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Keeping your home and family safe against the dangers of carbon monoxide is important all year round, but in the winter months when the use of carbon-monoxide-producing appliances increases it’s more important than ever to ensure you’re protecting your loved ones from the potential dangers this gas can bring.
Carbon monoxide is a gas that is produced by the incomplete burning of fuels. This gas can be released by many items in and around your home that run on gas or other fuels like kerosene or wood burning. This includes hot water heaters, furnaces, stoves and other appliances, fireplaces, cars and heaters.
It is absolutely necessary to have good quality, functioning carbon monoxide detectors in your home. It’s not just good practice, it’s the law! You need to have a detector on every level of your home and in the vicinity of any sleeping areas. Carbon monoxide is often called the silent killer. Unlike a fire, it cannot be seen, heard, tasted or smelled. A CO detector is required to alert you of this dangerous gas in your home. They come in a variety of brands and styles, including duel fire/CO detectors. Whatever type you select, be sure to follow the manufacturer's instructions for installation, maintenance and testing. It is advised that you test your alarms at least once a month and be sure that they are operational with working batteries. Don’t wait for your batteries to die before replacing them – keep a schedule for replacing your batteries to ensure your detector is always powered.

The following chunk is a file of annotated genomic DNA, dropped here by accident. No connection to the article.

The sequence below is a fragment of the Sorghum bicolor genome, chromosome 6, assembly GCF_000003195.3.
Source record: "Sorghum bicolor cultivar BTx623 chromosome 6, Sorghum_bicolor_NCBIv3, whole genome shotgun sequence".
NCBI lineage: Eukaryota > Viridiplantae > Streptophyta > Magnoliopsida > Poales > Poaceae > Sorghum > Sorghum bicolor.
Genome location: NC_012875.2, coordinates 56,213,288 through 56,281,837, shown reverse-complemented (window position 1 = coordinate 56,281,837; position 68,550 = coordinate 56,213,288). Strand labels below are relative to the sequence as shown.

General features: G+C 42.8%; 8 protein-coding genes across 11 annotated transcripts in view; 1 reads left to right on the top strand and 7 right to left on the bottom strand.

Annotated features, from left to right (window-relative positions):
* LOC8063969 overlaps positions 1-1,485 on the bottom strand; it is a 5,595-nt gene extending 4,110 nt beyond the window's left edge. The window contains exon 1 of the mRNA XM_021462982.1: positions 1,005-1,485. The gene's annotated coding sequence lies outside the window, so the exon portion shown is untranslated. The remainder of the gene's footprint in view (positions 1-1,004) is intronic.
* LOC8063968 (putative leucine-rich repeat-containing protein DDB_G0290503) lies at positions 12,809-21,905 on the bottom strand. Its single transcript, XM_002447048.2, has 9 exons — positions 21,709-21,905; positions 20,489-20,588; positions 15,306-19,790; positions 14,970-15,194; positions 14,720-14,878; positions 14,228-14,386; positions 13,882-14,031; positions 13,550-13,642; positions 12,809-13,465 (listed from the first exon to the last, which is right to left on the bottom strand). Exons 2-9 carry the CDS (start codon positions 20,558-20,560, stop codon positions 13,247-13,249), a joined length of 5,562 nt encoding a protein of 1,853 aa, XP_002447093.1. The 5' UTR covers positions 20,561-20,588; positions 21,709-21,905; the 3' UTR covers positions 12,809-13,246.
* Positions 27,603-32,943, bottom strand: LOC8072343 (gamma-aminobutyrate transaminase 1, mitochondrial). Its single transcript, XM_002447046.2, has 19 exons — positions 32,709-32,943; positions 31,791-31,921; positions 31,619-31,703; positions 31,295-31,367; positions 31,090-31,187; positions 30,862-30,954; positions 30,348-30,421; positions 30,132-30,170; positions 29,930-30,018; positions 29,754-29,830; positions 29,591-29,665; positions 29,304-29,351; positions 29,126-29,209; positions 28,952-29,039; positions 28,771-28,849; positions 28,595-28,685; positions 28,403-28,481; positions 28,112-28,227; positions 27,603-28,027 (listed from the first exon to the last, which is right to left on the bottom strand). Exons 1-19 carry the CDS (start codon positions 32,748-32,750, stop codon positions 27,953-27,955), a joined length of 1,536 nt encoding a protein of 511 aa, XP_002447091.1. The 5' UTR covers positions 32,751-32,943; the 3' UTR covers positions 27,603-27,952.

In addition to working carbon monoxide detectors, there are many ways you can reduce the chances of a carbon monoxide leak in your home:
Even with a working carbon monoxide detector, it is important to know the signs of CO poisoning so you can get to safety and get help quickly.
Early signs of low-level carbon monoxide poisoning include tiredness, headaches, shortness of breath, muscle weakness or even difficulty using your arms or legs. At higher levels or prolonged exposure, you might experience difficulty thinking, impaired vision, chest pain or dizziness. High levels of carbon monoxide poisoning can cause coma, convulsions and death. Carbon monoxide poisoning is a serious risk and shouldn’t be taken lightly. Those most at risk are children, elderly people, pregnant women and anyone who suffers from existing lung or heart problems.
Follow these life-saving tips to protect yourself and your family against the dangers of carbon monoxide leaks in your home. If you believe there is a leak in your home, or your CO detector sounds an alert, leave your home immediately and call emergency personnel for help. Do not reenter your home until it has been cleared by the proper authorities.